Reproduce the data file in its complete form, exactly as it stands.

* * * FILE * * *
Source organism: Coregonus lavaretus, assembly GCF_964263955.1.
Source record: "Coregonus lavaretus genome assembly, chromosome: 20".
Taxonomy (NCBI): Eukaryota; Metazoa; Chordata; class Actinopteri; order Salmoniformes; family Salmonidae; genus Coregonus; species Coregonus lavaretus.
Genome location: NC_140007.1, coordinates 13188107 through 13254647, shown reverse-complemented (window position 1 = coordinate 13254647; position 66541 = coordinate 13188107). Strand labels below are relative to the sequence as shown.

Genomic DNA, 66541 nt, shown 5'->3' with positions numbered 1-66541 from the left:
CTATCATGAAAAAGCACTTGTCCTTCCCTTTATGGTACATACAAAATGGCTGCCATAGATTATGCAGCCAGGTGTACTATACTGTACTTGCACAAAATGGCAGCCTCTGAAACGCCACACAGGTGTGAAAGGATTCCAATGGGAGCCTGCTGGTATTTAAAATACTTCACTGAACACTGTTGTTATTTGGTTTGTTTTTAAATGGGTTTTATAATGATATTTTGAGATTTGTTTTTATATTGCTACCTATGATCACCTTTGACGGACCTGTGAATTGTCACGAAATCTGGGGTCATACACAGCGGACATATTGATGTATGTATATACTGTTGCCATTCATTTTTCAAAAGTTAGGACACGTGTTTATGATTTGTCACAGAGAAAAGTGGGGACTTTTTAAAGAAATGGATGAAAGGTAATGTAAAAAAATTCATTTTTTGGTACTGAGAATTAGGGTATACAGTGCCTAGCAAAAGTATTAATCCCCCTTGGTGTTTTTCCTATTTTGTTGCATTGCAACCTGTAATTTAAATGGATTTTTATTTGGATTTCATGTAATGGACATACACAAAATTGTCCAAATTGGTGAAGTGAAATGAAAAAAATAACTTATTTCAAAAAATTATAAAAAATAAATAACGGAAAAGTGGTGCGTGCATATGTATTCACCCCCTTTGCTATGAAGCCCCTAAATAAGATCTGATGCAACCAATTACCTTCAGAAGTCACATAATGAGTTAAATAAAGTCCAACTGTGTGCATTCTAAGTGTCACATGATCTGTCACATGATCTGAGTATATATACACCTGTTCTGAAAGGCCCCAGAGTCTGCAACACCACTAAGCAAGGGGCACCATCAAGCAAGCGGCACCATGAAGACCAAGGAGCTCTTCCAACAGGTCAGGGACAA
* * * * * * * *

Source organism: Coregonus lavaretus, assembly GCF_964263955.1.
Source record: "Coregonus lavaretus genome assembly, chromosome: 20".
Taxonomy (NCBI): Eukaryota; Metazoa; Chordata; class Actinopteri; order Salmoniformes; family Salmonidae; genus Coregonus; species Coregonus lavaretus.
Genome location: NC_140007.1, coordinates 13188107 through 13254647, shown reverse-complemented (window position 1 = coordinate 13254647; position 66541 = coordinate 13188107). Strand labels below are relative to the sequence as shown.

Genomic DNA, 66541 nt, shown 5'->3' with positions numbered 1-66541 from the left:
CTATCATGAAAAAGCACTTGTCCTTCCCTTTATGGTACATACAAAATGGCTGCCATAGATTATGCAGCCAGGTGTACTATACTGTACTTGCACAAAATGGCAGCCTCTGAAACGCCACACAGGTGTGAAAGGATTCCAATGGGAGCCTGCTGGTATTTAAAATACTTCACTGAACACTGTTGTTATTTGGTTTGTTTTTAAATGGGTTTTATAATGATATTTTGAGATTTGTTTTTATATTGCTACCTATGATCACCTTTGACGGACCTGTGAATTGTCACGAAATCTGGGGTCATACACAGCGGACATATTGATGTATGTATATACTGTTGCCATTCATTTTTCAAAAGTTAGGACACGTGTTTATGATTTGTCACAGAGAAAAGTGGGGACTTTTTAAAGAAATGGATGAAAGGTAATGTAAAAAAATTCATTTTTTGGTACTGAGAATTAGGGTATACAGTGCCTAGCAAAAGTATTAATCCCCCTTGGTGTTTTTCCTATTTTGTTGCATTGCAACCTGTAATTTAAATGGATTTTTATTTGGATTTCATGTAATGGACATACACAAAATTGTCCAAATTGGTGAAGTGAAATGAAAAAAATAACTTATTTCAAAAAATTATAAAAAATAAATAACGGAAAAGTGGTGCGTGCATATGTATTCACCCCCTTTGCTATGAAGCCCCTAAATAAGATCTGATGCAACCAATTACCTTCAGAAGTCACATAATGAGTTAAATAAAGTCCAACTGTGTGCATTCTAAGTGTCACATGATCTGTCACATGATCTGAGTATATATACACCTGTTCTGAAAGGCCCCAGAGTCTGCAACACCACTAAGCAAGGGGCACCATCAAGCAAGCGGCACCATGAAGACCAAGGAGCTCTTCCAACAGGTCAGGGACAA